We all know this is a busy time of year for many farmers, but taking time to winterize your sprayer now can payoff in avoiding problems next spring.
Without proper winterizing before the temperatures really drop, you could end up with a pump that is cracked and/or not working at its full capacity.
Dr. Erdal Ozkan, OSU Sprayer Technology specialist provides some important things you need to do with your sprayer this time of the year.
Most importantly, make sure to rinse the whole sprayer thoroughly before storing.
Rinsing the sprayer thoroughly after each use reduces likelihood of cross-contamination of products applied next spring. Insufficient rinsing may also result in clogged nozzles.
Once the nozzles are clogged, it is extremely difficult to bring them back to their normal operating conditions. Leaving chemical residues in nozzles will usually lead to changes in their flow rates, as well as in their spray patterns resulting in uneven distribution of chemicals on the target.
Depending on the tank, proper rinsing of the interior of the tank can be challenging. Rinsing is easy if the tank is relatively new and equipped with special rinsing nozzles and mechanisms inside the tank. If this is not the case, manual rinsing of the tank interior is more difficult, and poses some safety problems such as inhaling fumes of leftover chemicals during the rinsing process.
To avoid these problems, either replace the tank with one that has the interior rinse nozzles, or install an interior tank rinse system in your existing tank.
For effective rinsing of all the sprayer components, circulate clean water through the whole sprayer for several minutes with the nozzles off, then flush out the rinsate through the nozzles. Rinsing should be done in the field, or on a concrete chemical mixing/loading pad with a sump to recover rinse water.
Dispose of the rinsate according to on the directions on the labels of the pesticides in the tank. Always check the label for specific instructions
Rinsing the system with water as explained above may not be sufficient to get rid of chemicals from the sprayer. This may lead to cross-contamination problems.
Residues of some pesticides left in the sprayer may cause serious problems when a spray mixture containing these residual materials is applied on a crop that is highly sensitive to that pesticide.
To avoid such problems, it is best to clean and rinse the entire spraying system with cleaning solution. A mixture of 1 to 100 of household ammonia to water should be adequate for cleaning the tank, but you may first need to clean the tank with a mixture containing detergent if tank was not cleaned right after the last spraying job was done.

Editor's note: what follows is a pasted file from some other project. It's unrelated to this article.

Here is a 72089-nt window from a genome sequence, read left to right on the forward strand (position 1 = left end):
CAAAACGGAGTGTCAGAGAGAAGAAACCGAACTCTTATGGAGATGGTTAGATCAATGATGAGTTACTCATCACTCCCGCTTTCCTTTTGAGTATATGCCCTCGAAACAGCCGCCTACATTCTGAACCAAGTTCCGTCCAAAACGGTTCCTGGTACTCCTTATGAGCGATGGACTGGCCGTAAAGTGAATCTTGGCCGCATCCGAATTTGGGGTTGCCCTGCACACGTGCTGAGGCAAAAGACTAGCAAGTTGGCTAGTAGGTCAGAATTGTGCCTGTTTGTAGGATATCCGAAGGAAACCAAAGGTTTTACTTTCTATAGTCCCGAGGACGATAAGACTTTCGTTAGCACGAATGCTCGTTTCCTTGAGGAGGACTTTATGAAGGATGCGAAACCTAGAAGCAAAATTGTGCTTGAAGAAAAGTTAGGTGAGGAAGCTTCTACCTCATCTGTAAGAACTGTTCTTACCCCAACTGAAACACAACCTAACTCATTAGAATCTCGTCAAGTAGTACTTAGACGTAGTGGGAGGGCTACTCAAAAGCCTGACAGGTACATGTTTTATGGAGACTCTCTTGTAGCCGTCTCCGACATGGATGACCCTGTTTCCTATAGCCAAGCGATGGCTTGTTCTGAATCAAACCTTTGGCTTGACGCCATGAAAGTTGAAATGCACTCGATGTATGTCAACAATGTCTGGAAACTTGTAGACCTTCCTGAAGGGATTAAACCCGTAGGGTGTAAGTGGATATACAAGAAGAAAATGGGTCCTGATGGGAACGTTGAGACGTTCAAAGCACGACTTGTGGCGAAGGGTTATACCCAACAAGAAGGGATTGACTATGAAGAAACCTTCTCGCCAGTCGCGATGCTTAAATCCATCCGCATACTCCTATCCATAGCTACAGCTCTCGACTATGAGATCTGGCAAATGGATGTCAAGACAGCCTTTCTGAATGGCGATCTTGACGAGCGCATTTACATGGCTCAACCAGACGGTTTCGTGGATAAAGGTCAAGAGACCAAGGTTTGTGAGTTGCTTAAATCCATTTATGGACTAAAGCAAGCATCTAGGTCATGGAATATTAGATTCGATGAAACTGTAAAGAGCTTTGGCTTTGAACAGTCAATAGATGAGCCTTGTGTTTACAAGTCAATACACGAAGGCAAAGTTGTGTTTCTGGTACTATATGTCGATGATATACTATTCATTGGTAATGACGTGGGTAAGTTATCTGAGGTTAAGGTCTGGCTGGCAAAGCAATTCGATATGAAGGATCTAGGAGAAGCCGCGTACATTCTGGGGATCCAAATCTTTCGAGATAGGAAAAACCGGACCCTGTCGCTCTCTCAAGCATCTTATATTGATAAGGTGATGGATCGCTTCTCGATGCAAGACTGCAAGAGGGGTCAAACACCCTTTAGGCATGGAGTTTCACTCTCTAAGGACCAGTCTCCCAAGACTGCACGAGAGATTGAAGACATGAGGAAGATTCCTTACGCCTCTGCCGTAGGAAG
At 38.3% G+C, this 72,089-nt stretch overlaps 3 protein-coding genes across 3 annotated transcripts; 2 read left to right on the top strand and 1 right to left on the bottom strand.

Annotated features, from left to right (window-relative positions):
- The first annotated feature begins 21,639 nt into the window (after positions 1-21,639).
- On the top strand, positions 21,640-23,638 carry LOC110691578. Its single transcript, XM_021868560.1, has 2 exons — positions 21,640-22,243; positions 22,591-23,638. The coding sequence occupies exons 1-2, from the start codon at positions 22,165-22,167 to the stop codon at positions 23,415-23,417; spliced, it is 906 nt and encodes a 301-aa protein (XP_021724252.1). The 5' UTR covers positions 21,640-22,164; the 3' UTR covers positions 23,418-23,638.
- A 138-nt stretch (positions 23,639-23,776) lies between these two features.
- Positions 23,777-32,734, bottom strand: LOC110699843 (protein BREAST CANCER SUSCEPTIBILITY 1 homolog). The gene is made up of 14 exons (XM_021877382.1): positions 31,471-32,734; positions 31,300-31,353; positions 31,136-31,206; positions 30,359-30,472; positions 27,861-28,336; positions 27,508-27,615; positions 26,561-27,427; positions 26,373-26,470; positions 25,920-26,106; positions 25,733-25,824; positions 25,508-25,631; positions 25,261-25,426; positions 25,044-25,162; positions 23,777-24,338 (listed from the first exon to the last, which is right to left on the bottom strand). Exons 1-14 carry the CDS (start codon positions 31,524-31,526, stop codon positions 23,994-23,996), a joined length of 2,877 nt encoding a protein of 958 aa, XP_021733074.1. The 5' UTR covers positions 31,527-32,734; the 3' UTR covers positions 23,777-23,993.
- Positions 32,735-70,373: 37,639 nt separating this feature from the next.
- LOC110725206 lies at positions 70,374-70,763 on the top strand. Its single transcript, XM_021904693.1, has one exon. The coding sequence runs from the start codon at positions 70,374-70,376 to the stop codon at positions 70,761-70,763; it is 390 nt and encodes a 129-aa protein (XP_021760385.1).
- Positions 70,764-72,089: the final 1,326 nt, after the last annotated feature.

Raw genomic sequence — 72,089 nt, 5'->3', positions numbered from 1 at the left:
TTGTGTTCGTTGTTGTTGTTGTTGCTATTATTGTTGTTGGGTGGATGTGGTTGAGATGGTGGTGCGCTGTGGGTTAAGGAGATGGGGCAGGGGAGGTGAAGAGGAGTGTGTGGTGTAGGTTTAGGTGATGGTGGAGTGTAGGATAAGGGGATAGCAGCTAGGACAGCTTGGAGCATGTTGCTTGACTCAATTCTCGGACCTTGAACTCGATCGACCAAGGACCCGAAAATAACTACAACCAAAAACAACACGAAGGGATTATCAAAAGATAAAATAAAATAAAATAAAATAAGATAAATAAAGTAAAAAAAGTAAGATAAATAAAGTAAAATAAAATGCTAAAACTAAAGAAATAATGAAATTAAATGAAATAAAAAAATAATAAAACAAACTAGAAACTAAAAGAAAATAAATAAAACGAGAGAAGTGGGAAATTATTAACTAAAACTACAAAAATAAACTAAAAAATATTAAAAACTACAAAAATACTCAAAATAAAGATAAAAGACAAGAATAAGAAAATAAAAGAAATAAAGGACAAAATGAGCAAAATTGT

Some chemicals require specific rinsing solution. The University of Missouri has a publication listing commonly used pesticides and the specific rinsing solutions required of each, available online at: http://extension.missouri.edu/p/G4852.
Always check the product label to find out the most recent recommendations on cleaning agents.
Ozkan reminds producers that cleaning the outside of the sprayer components deserves equal attention. Remove compacted deposits with a bristle brush. Then flush the exterior parts of the equipment with water. A high pressure washer can be used, if available.
Again, the rinsate should be disposed of according to the label recommendations.
To prevent freezing, check one more time to make sure there is no liquid left inside any of the sprayer parts.
The pump, the heart of a sprayer, requires special care. After draining the water, add a small amount of oil, and rotate the pump four or five revolutions by hand to completely coat interior surfaces. Make sure that this oil is not going to damage rubber rollers in a roller pump or rubber parts in a diaphragm pump.
Check the operator’s manual. If oil is not recommended, pouring one tablespoon of radiator rust inhibitor in the inlet and outlet part of the pump also keeps the pump from corroding. Another alternative is to put automotive antifreeze with rust inhibitor in the pump and other sprayer parts.
To prevent corrosion, remove nozzle tips and strainers, dry them, and store them in a dry place. Putting them in a can of light oil such as diesel fuel or kerosene is another option.
Finally, find ways to protect your sprayer against the harmful effects of snow, rain, sun, and strong winds.
In addition, Ozkan suggests you check the condition of all sprayer parts one more time before leaving the sprayer behind. Identify the parts that may need to be worked on, or replaced. Check the tank and hoses to make sure there are no signs of cracks.
Check the painted parts of the sprayer for scratched spots. Touch up these areas with paint to eliminate corrosion.
Don’t forget to cover openings so that birds don’t make a nest somewhere in your sprayer, and insects, dirt, and other foreign material cannot get into the system.
Tony Nye is the state coordinator for the Ohio State University Extension Small Farm Program and has been an OSU Extension Educator for agriculture and natural resources for over 30 years, currently serving Clinton County and the Miami Valley EERA.